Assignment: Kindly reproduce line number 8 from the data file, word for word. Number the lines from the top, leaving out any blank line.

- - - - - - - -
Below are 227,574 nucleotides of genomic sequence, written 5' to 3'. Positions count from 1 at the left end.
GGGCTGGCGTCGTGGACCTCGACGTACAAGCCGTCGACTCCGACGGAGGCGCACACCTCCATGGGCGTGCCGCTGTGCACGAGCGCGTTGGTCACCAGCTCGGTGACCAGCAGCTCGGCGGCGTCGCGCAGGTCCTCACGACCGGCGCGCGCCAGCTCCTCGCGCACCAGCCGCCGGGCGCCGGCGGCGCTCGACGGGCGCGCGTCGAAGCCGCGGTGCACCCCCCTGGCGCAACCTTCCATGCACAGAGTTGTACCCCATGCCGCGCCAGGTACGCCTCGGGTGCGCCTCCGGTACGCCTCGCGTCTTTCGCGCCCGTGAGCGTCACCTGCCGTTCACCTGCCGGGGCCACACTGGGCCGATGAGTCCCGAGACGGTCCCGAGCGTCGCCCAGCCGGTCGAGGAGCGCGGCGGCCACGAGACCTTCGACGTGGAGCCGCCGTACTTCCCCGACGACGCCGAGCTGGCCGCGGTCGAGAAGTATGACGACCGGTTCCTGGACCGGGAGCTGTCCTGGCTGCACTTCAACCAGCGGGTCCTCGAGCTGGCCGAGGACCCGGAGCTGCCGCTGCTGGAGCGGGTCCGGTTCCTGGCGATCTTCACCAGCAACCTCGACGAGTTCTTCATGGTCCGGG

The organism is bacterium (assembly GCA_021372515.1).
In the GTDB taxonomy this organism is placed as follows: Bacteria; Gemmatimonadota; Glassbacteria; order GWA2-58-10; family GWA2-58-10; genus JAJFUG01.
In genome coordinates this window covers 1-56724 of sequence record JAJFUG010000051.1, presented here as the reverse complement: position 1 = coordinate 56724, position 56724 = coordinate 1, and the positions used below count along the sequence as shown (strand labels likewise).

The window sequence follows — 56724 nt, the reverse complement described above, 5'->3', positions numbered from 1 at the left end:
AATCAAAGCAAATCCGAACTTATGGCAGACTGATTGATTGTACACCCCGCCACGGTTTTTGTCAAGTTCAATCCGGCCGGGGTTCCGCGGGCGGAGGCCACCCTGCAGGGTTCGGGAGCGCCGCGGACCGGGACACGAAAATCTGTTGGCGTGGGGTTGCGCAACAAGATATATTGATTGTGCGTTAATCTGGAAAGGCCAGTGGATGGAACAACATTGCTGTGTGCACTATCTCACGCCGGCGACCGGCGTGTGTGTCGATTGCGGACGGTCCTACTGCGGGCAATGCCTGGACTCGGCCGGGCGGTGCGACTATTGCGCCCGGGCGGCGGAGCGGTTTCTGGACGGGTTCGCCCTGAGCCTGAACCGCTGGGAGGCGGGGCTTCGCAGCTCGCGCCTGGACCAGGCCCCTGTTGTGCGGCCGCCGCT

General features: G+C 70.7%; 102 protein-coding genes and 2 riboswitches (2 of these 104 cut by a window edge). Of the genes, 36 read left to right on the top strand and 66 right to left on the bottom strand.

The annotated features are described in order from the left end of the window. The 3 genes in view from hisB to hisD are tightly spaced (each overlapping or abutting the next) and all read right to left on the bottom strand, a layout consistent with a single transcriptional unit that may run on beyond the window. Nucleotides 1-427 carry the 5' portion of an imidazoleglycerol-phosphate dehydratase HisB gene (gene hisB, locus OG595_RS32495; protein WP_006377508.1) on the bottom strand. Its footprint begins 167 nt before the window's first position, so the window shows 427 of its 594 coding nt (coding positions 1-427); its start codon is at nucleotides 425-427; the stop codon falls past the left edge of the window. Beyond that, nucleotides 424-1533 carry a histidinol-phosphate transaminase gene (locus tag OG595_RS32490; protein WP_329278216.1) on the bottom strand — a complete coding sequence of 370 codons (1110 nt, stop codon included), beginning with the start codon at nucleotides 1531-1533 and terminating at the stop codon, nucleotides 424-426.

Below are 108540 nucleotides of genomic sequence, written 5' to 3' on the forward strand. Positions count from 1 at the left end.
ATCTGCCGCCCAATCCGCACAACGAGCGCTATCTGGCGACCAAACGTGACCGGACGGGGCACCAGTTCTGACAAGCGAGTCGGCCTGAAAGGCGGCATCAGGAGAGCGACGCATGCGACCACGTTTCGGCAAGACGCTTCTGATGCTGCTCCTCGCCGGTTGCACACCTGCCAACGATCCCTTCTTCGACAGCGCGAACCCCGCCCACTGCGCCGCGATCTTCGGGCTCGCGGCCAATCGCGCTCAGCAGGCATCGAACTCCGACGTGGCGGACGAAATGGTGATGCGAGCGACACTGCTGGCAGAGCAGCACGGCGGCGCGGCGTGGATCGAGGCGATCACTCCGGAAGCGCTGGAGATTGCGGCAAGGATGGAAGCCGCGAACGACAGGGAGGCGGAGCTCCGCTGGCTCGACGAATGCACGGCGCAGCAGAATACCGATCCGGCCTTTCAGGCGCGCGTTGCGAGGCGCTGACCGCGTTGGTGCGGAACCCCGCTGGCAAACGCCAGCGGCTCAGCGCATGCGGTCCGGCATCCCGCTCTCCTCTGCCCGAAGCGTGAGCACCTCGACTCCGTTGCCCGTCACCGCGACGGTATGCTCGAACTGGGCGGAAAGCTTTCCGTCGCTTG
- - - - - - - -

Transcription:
General features: G+C 70.7%; 102 protein-coding genes and 2 riboswitches (2 of these 104 cut by a window edge). Of the genes, 36 read left to right on the top strand and 66 right to left on the bottom strand.